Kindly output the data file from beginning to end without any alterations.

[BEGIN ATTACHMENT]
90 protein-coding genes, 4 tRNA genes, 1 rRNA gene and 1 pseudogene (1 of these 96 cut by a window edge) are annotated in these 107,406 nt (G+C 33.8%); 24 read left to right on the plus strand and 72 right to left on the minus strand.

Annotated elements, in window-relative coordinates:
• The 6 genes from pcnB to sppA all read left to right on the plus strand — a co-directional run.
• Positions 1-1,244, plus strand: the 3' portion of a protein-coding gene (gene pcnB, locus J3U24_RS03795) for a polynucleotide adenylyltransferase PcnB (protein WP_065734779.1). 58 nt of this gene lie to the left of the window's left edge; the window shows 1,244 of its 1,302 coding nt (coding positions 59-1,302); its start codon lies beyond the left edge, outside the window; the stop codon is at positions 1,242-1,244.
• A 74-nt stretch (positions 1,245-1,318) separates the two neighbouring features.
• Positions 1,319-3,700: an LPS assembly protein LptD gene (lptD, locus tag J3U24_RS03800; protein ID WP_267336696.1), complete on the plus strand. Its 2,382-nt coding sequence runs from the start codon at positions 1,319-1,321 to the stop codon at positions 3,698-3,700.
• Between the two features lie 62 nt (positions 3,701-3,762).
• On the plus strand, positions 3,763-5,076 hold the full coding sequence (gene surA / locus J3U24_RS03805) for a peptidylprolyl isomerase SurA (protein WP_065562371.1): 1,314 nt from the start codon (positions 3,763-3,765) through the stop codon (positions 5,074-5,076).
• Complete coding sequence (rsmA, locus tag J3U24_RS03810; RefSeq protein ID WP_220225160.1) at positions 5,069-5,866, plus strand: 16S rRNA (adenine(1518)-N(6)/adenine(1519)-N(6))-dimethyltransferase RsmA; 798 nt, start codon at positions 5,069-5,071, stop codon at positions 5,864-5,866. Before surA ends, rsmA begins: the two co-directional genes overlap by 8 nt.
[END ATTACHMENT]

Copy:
90 protein-coding genes, 4 tRNA genes, 1 rRNA gene and 1 pseudogene (1 of these 96 cut by a window edge) are annotated in these 107,406 nt (G+C 33.8%); 24 read left to right on the plus strand and 72 right to left on the minus strand.

Annotated elements, in window-relative coordinates:
• The 6 genes from pcnB to sppA all read left to right on the plus strand — a co-directional run.
• Positions 1-1,244, plus strand: the 3' portion of a protein-coding gene (gene pcnB, locus J3U24_RS03795) for a polynucleotide adenylyltransferase PcnB (protein WP_065734779.1). 58 nt of this gene lie to the left of the window's left edge; the window shows 1,244 of its 1,302 coding nt (coding positions 59-1,302); its start codon lies beyond the left edge, outside the window; the stop codon is at positions 1,242-1,244.
• A 74-nt stretch (positions 1,245-1,318) separates the two neighbouring features.
• Positions 1,319-3,700: an LPS assembly protein LptD gene (lptD, locus tag J3U24_RS03800; protein ID WP_267336696.1), complete on the plus strand. Its 2,382-nt coding sequence runs from the start codon at positions 1,319-1,321 to the stop codon at positions 3,698-3,700.
• Between the two features lie 62 nt (positions 3,701-3,762).
• On the plus strand, positions 3,763-5,076 hold the full coding sequence (gene surA / locus J3U24_RS03805) for a peptidylprolyl isomerase SurA (protein WP_065562371.1): 1,314 nt from the start codon (positions 3,763-3,765) through the stop codon (positions 5,074-5,076).
• Complete coding sequence (rsmA, locus tag J3U24_RS03810; RefSeq protein ID WP_220225160.1) at positions 5,069-5,866, plus strand: 16S rRNA (adenine(1518)-N(6)/adenine(1519)-N(6))-dimethyltransferase RsmA; 798 nt, start codon at positions 5,069-5,071, stop codon at positions 5,864-5,866. Before surA ends, rsmA begins: the two co-directional genes overlap by 8 nt.